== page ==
OKLAHOMA CITY – Governor Mary Fallin commuted the sentences of nine nonviolent offenders who were incarcerated for 10 years or more for offenses that now carry either no prison term or a significantly shorter prison term.
The governor commuted eight of nine offenders to time served, meaning the inmates will be released from custody. The inmates are all expected to be freed by Friday.
These nine offenders, seven men and two women, are among a second group of former inmates being assisted by Oklahomans for Criminal Justice Reform, a bipartisan coalition of community leaders working to help dozens of inmates seek a commutation, which is a form of clemency intended to correct an unjust or excessive sentence. Fallin earlier this month commuted the sentences of 21 nonviolent offenders, 20 women and one man, all to time served.
Their applications were submitted to the governor after they received a favorable vote from the Oklahoma Pardon and Parole Board. The board last week recommended a total of nine offenders for the governor to consider. The governor commuted eight of them to time served; she commuted the other one to a term that makes the offender eligible for parole soon.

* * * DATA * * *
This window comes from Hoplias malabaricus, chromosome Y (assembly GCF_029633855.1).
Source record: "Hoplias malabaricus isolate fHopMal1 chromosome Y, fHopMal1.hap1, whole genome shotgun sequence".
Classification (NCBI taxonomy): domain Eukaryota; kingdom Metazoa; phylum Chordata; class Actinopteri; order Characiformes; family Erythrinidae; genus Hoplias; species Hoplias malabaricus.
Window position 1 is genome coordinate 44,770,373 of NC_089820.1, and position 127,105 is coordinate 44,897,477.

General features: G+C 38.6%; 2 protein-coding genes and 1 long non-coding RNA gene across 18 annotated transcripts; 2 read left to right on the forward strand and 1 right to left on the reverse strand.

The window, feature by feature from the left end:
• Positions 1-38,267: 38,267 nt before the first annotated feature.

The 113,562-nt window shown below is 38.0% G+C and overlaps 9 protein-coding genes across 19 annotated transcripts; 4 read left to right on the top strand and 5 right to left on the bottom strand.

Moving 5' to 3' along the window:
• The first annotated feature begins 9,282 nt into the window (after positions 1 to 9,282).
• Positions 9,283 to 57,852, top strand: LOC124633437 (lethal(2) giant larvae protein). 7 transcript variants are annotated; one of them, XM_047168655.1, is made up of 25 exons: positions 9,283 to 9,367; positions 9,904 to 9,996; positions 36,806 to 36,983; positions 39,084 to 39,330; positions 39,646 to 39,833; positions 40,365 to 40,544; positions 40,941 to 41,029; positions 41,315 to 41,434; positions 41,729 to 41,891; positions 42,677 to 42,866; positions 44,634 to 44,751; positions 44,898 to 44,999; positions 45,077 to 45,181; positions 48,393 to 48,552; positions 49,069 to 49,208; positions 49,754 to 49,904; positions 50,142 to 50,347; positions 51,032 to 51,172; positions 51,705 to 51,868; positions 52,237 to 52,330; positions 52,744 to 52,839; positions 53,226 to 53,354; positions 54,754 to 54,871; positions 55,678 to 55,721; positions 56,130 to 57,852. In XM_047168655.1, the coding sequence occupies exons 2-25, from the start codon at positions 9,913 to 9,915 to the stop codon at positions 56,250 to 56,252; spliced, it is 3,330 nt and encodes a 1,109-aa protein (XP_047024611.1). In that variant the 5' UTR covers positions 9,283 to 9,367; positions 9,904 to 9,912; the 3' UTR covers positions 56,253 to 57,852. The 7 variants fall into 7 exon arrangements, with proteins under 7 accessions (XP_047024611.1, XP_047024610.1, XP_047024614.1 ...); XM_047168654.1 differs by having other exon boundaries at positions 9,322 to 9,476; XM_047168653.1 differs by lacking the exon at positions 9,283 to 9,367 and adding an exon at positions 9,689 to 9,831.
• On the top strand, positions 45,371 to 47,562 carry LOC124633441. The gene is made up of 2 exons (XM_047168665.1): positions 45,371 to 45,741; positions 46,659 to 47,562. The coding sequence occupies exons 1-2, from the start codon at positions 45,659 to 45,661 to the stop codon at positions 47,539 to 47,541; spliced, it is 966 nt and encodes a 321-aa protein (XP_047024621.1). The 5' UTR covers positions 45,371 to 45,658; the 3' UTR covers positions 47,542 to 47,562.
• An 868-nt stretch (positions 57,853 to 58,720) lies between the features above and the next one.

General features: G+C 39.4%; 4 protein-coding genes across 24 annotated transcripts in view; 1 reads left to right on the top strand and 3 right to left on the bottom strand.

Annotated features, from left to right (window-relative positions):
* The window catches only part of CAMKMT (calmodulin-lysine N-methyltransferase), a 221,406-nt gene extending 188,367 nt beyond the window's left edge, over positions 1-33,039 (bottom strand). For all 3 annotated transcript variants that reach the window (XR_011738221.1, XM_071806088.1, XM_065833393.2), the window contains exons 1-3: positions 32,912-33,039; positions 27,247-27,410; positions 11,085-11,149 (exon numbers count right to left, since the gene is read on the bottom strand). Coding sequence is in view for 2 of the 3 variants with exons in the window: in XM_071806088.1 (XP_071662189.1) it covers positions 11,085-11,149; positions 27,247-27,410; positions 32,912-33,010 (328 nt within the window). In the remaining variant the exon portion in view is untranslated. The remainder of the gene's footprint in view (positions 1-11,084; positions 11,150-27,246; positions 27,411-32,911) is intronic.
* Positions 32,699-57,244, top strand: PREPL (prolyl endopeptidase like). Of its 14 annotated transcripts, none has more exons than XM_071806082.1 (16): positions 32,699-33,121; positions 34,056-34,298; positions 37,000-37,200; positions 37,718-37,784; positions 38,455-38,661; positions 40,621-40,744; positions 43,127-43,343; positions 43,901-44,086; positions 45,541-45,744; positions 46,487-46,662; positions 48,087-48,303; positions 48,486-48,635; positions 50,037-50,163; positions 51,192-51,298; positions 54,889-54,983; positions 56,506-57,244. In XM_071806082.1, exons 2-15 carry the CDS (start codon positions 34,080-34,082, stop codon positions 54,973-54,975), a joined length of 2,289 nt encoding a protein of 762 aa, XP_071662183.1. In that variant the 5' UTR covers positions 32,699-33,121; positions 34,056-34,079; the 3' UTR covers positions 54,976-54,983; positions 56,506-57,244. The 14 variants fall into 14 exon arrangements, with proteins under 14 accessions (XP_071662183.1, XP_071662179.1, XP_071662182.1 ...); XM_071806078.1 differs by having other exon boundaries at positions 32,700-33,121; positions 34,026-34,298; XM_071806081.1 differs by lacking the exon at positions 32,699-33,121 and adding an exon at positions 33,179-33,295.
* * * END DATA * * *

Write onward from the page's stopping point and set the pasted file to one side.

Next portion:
Those being assisted through the commutation campaign are serving 10 years or longer for crimes that now carry lesser punishments following recent reforms approved by voters and legislators.
“I have reviewed these applications carefully, with the public safety of our citizens a key consideration,” said Fallin. “Based on the will of the voters and legislators, I cannot think of any reason why these eight people should remain in prison. It’s not good policy and it’s not good for Oklahoma. These Oklahomans are going to be better served out of prison with their families, in treatment, and getting back in the workforce as taxpayers.”
Oklahomans for Criminal Justice Reform worked with University of Tulsa law students and others on a commutation campaign that helped eligible inmates prepare paperwork. In addition to helping with the commutation applications, Oklahomans for Criminal Justice Reform worked with family, friends and non-profits to build strong reentry plans for the offenders. The organization has secured treatment, housing, transportation and even job interview offers.
Fallin is a strong advocate for criminal justice reform.
She signed 17 criminal justice reforms during her time in office, including seven this year that will reduce the flow of nonviolent offenders into prison; establish a more efficient and streamlined parole process; and facilitate successful reentry that reduces recidivism.